Lodo – the Algarve’s new seafood restaurant
A new restaurant, Lodo, has opened in Faro and claims to be the only true ‘marisqueira’ (the Portuguese term for a seafood restaurant) in the Algarve, with 80% of what it serves coming directly from the Ria Formosa estuary.
“There are many restaurants that call themselves ‘marisqueiras’ but also serve fish and meat. At Lodo, the only meat we serve are ‘pregos’ (steak sandwiches), which are often enjoyed after eating the seafood. We don’t serve fish. That was always our concept,” says the restaurant owner Miguel Gião.
The 38-year-old explained that he sought inspiration from the famous Ramiro ‘marisqueira’ in Lisbon which has been going strong for 62 years.
For those who might not know, ‘lodo’ is the Portuguese word for mud or sludge. It is also a term used to describe when someone is extremely busy. It is precisely due to its “double-meaning” that it was chosen as the restaurant’s name.
A Faro native, Miguel Gião started developing the idea for a seafood-only restaurant in 2017 and invested around €300,000 to bring it to life.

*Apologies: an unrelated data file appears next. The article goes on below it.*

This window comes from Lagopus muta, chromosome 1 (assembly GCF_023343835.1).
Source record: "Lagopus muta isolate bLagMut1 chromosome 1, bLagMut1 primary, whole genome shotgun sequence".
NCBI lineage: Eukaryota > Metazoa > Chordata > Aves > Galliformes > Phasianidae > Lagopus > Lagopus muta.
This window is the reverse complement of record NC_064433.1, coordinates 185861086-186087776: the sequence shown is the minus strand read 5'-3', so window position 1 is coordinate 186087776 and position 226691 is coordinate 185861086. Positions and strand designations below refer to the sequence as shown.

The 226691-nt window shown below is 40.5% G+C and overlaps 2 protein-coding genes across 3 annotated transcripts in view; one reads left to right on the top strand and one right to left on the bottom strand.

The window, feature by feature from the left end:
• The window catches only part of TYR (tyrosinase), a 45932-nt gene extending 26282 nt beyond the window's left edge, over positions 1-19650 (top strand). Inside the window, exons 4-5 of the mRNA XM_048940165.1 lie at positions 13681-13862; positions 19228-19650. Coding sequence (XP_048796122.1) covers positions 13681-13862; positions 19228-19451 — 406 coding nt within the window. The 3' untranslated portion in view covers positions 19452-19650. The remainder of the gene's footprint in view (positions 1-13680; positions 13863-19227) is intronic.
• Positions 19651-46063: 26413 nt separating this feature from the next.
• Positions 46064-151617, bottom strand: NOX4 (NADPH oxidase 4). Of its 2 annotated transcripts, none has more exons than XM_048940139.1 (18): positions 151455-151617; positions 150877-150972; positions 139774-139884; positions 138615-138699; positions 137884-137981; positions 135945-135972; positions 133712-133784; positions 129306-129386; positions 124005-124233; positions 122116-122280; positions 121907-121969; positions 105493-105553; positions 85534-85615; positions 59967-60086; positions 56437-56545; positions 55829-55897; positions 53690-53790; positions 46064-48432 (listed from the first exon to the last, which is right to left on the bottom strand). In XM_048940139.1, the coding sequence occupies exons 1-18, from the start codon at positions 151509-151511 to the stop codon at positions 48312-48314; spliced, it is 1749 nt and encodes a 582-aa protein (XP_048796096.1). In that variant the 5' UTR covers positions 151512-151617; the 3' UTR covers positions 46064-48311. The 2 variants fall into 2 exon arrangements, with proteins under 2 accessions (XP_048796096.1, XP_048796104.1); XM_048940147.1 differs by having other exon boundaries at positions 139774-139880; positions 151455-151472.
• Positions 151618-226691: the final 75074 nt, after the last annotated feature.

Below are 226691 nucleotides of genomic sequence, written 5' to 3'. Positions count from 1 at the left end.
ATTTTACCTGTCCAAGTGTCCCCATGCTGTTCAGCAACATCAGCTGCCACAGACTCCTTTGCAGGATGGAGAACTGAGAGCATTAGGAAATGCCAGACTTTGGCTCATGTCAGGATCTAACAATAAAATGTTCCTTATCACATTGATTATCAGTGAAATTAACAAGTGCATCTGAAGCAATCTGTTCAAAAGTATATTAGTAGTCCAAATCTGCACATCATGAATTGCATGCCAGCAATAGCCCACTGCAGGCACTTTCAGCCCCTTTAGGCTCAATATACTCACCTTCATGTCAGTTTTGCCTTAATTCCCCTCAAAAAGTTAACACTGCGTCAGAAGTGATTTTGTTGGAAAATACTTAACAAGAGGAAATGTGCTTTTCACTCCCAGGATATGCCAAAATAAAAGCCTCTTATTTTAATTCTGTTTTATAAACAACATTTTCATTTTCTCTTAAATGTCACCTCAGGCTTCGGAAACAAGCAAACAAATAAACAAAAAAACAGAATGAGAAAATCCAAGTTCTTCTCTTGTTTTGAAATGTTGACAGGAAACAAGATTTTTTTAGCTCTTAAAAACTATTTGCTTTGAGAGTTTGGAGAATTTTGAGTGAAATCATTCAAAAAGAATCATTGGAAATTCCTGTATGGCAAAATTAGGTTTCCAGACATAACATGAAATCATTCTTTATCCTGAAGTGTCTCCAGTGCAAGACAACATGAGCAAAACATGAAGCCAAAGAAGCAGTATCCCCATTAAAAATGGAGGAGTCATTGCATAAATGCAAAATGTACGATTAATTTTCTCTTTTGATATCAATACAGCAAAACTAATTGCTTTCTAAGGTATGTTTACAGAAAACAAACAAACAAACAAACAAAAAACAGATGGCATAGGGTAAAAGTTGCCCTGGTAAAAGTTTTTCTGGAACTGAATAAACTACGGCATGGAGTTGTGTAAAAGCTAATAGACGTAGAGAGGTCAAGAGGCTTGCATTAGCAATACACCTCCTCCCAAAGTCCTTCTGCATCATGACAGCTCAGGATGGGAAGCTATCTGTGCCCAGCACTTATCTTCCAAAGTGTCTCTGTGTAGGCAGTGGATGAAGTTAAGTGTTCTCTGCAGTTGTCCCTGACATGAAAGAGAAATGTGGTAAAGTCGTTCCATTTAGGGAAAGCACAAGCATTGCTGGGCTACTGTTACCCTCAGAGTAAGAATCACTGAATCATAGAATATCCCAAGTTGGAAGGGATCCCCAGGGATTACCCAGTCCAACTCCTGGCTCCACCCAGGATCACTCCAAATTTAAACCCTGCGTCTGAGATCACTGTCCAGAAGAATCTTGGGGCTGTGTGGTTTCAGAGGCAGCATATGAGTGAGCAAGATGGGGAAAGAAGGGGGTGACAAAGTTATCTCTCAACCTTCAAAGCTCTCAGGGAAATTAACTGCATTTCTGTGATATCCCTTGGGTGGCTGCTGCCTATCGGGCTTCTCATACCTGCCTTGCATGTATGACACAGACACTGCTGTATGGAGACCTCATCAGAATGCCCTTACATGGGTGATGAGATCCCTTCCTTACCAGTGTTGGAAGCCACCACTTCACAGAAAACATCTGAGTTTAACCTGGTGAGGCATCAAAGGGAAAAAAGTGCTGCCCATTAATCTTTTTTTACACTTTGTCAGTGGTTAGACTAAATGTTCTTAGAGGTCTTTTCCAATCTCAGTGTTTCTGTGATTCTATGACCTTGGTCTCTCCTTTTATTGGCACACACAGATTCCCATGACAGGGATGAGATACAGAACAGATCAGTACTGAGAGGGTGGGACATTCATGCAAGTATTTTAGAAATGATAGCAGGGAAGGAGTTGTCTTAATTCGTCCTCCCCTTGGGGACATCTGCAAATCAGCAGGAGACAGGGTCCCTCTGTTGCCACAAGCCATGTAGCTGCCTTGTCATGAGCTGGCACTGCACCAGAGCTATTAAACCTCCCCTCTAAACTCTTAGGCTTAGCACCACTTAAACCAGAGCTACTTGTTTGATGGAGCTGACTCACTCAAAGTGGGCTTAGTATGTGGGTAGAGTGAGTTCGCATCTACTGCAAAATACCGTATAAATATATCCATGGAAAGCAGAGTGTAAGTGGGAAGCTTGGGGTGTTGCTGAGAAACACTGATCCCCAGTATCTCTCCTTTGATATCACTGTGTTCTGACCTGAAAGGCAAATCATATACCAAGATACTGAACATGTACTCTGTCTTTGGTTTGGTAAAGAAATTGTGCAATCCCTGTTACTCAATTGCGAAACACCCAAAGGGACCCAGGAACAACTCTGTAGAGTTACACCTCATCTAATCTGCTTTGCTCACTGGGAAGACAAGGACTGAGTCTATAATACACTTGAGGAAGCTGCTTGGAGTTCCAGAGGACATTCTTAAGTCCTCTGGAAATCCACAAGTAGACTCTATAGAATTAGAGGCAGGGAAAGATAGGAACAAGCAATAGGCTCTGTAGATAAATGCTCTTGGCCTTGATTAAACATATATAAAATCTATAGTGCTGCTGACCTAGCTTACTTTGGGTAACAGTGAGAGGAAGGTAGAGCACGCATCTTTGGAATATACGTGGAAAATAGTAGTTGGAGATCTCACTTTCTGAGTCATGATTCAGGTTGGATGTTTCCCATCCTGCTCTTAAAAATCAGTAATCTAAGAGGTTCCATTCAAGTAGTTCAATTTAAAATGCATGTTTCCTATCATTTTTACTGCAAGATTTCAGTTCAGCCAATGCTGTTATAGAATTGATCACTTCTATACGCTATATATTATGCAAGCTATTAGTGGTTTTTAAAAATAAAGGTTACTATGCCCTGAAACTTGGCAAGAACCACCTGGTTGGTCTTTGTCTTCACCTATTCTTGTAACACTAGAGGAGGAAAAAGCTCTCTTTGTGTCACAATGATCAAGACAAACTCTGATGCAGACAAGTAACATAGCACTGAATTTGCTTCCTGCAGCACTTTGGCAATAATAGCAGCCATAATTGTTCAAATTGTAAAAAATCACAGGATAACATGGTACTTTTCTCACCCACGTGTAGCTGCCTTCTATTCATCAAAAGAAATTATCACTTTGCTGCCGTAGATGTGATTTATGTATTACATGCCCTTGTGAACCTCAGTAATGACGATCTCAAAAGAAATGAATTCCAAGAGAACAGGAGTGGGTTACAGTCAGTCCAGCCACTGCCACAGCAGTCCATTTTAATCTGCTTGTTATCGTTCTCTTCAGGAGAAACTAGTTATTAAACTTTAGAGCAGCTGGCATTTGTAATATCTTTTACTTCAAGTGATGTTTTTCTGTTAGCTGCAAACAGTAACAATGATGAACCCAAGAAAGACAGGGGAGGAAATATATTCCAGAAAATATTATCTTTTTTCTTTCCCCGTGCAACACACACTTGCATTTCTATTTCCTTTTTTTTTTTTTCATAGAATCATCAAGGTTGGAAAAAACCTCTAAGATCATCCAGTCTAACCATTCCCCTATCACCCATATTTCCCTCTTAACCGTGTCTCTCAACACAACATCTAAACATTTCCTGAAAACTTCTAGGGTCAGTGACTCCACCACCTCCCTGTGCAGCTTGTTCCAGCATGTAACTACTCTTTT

“We are lucky to be right next to Ria Formosa and it is the ‘lodo’ that gives us our ingredients,” said Gião.
In the kitchen, the process is as simple as can be.
“We try to leave the food as close to how it is originally. The secret is in how long it is cooked. That is one of the hardest parts in the kitchen, but it makes a huge difference,” says Miguel, adding that his restaurant only uses high-quality ingredients, no sauces and little seasoning.
Quality is, in fact, the word that Miguel believes best describes Lodo.
Apart from the delicious seafood such as clams, mussels, cockles and shrimp that clients can enjoy, Miguel has also introduced the lobster roll, a sandwich native to New England in the US, to the Algarve.
“It is served in a hot dog-style bun with lobster, coleslaw and mayonnaise,” he explains.
There is also xarém, Portugal’s typical corn porridge, served with lobster, as well as a special kind of oyster from the nearby Faro beach.
“They take nearly two years before they can be served, but they stand out for being fat, not at all milky or floury, and when they ‘explode’ in the mouth they taste like the sea.”
The restaurant also has its own sparkling wine, appropriately named Lodo, which is produced by Cave Central da Bairrada. Says Miguel, it pairs very well with seafood and can only be found at Lodo.
For those who enjoy snacking in the afternoon, the restaurant has a Happy Hour, between 3pm and 6pm, during which clients can enjoy a cold beer with an oyster or shrimp for just €2.50.
Lodo is located on the busy Conselheiro Bivar road near the town’s riverside and is open every day between noon and 11pm except on Friday and Saturday when it stays open until 1am.
Original article written by Maria Simiris for Barlavento